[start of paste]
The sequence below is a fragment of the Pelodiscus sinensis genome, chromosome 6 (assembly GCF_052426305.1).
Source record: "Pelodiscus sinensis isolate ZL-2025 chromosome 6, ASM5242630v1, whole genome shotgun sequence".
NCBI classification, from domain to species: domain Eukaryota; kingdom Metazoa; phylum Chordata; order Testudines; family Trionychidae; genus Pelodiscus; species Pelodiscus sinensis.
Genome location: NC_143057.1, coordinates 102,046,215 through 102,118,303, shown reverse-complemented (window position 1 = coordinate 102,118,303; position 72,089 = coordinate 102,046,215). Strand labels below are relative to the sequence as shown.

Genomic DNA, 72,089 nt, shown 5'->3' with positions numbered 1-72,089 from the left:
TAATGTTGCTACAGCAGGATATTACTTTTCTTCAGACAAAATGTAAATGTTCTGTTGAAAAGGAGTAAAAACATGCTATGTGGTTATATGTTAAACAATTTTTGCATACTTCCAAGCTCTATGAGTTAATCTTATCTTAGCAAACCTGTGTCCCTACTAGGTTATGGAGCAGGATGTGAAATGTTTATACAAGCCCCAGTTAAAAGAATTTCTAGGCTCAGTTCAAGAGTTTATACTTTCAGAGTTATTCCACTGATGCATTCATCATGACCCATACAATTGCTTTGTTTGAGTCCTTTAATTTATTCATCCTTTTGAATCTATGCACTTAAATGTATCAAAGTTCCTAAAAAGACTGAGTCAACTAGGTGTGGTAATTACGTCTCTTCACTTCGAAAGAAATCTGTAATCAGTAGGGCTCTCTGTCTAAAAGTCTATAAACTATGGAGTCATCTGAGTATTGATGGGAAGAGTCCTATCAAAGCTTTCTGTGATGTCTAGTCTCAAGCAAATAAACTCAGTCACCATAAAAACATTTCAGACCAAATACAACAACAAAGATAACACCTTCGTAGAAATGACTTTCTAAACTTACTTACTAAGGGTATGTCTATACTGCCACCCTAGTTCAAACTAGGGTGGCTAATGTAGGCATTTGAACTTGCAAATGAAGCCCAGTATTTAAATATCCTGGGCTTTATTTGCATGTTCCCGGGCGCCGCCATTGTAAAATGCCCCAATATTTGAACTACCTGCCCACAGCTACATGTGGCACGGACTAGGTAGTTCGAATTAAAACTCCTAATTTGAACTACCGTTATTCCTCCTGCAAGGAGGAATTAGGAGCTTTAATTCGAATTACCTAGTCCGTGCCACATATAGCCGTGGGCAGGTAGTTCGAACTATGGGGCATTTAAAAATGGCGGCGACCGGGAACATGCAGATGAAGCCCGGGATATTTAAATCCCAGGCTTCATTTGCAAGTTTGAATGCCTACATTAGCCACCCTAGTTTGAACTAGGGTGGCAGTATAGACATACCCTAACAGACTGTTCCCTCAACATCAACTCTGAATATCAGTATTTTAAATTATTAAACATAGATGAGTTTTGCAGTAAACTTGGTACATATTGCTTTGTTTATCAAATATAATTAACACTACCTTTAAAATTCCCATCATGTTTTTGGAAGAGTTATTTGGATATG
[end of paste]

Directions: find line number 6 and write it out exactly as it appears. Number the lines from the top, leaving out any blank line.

TAATGTTGCTACAGCAGGATATTACTTTTCTTCAGACAAAATGTAAATGTTCTGTTGAAAAGGAGTAAAAACATGCTATGTGGTTATATGTTAAACAATTTTTGCATACTTCCAAGCTCTATGAGTTAATCTTATCTTAGCAAACCTGTGTCCCTACTAGGTTATGGAGCAGGATGTGAAATGTTTATACAAGCCCCAGTTAAAAGAATTTCTAGGCTCAGTTCAAGAGTTTATACTTTCAGAGTTATTCCACTGATGCATTCATCATGACCCATACAATTGCTTTGTTTGAGTCCTTTAATTTATTCATCCTTTTGAATCTATGCACTTAAATGTATCAAAGTTCCTAAAAAGACTGAGTCAACTAGGTGTGGTAATTACGTCTCTTCACTTCGAAAGAAATCTGTAATCAGTAGGGCTCTCTGTCTAAAAGTCTATAAACTATGGAGTCATCTGAGTATTGATGGGAAGAGTCCTATCAAAGCTTTCTGTGATGTCTAGTCTCAAGCAAATAAACTCAGTCACCATAAAAACATTTCAGACCAAATACAACAACAAAGATAACACCTTCGTAGAAATGACTTTCTAAACTTACTTACTAAGGGTATGTCTATACTGCCACCCTAGTTCAAACTAGGGTGGCTAATGTAGGCATTTGAACTTGCAAATGAAGCCCAGTATTTAAATATCCTGGGCTTTATTTGCATGTTCCCGGGCGCCGCCATTGTAAAATGCCCCAATATTTGAACTACCTGCCCACAGCTACATGTGGCACGGACTAGGTAGTTCGAATTAAAACTCCTAATTTGAACTACCGTTATTCCTCCTGCAAGGAGGAATTAGGAGCTTTAATTCGAATTACCTAGTCCGTGCCACATATAGCCGTGGGCAGGTAGTTCGAACTATGGGGCATTTAAAAATGGCGGCGACCGGGAACATGCAGATGAAGCCCGGGATATTTAAATCCCAGGCTTCATTTGCAAGTTTGAATGCCTACATTAGCCACCCTAGTTTGAACTAGGGTGGCAGTATAGACATACCCTAACAGACTGTTCCCTCAACATCAACTCTGAATATCAGTATTTTAAATTATTAAACATAGATGAGTTTTGCAGTAAACTTGGTACATATTGCTTTGTTTATCAAATATAATTAACACTACCTTTAAAATTCCCATCATGTTTTTGGAAGAGTTATTTGGATATG